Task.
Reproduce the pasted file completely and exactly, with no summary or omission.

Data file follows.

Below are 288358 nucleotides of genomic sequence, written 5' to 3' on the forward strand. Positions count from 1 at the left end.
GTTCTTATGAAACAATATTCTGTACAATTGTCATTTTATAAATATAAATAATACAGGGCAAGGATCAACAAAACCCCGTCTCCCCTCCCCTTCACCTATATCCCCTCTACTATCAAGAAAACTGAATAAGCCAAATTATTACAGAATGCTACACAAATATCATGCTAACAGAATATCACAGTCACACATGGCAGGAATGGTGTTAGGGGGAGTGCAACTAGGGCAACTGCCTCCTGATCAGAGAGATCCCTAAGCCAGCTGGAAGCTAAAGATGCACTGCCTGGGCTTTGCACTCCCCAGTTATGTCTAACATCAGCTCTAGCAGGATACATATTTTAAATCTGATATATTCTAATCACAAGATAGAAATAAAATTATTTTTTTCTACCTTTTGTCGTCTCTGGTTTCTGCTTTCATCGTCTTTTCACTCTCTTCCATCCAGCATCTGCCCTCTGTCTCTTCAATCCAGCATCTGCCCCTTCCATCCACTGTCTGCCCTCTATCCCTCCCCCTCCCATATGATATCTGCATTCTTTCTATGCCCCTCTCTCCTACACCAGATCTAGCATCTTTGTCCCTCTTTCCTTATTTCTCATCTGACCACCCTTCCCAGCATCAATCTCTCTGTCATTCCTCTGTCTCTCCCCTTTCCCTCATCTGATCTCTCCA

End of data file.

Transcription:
Below are 288358 nucleotides of genomic sequence, written 5' to 3' on the forward strand. Positions count from 1 at the left end.
GTTCTTATGAAACAATATTCTGTACAATTGTCATTTTATAAATATAAATAATACAGGGCAAGGATCAACAAAACCCCGTCTCCCCTCCCCTTCACCTATATCCCCTCTACTATCAAGAAAACTGAATAAGCCAAATTATTACAGAATGCTACACAAATATCATGCTAACAGAATATCACAGTCACACATGGCAGGAATGGTGTTAGGGGGAGTGCAACTAGGGCAACTGCCTCCTGATCAGAGAGATCCCTAAGCCAGCTGGAAGCTAAAGATGCACTGCCTGGGCTTTGCACTCCCCAGTTATGTCTAACATCAGCTCTAGCAGGATACATATTTTAAATCTGATATATTCTAATCACAAGATAGAAATAAAATTATTTTTTTCTACCTTTTGTCGTCTCTGGTTTCTGCTTTCATCGTCTTTTCACTCTCTTCCATCCAGCATCTGCCCTCTGTCTCTTCAATCCAGCATCTGCCCCTTCCATCCACTGTCTGCCCTCTATCCCTCCCCCTCCCATATGATATCTGCATTCTTTCTATGCCCCTCTCTCCTACACCAGATCTAGCATCTTTGTCCCTCTTTCCTTATTTCTCATCTGACCACCCTTCCCAGCATCAATCTCTCTGTCATTCCTCTGTCTCTCCCCTTTCCCTCATCTGATCTCTCCA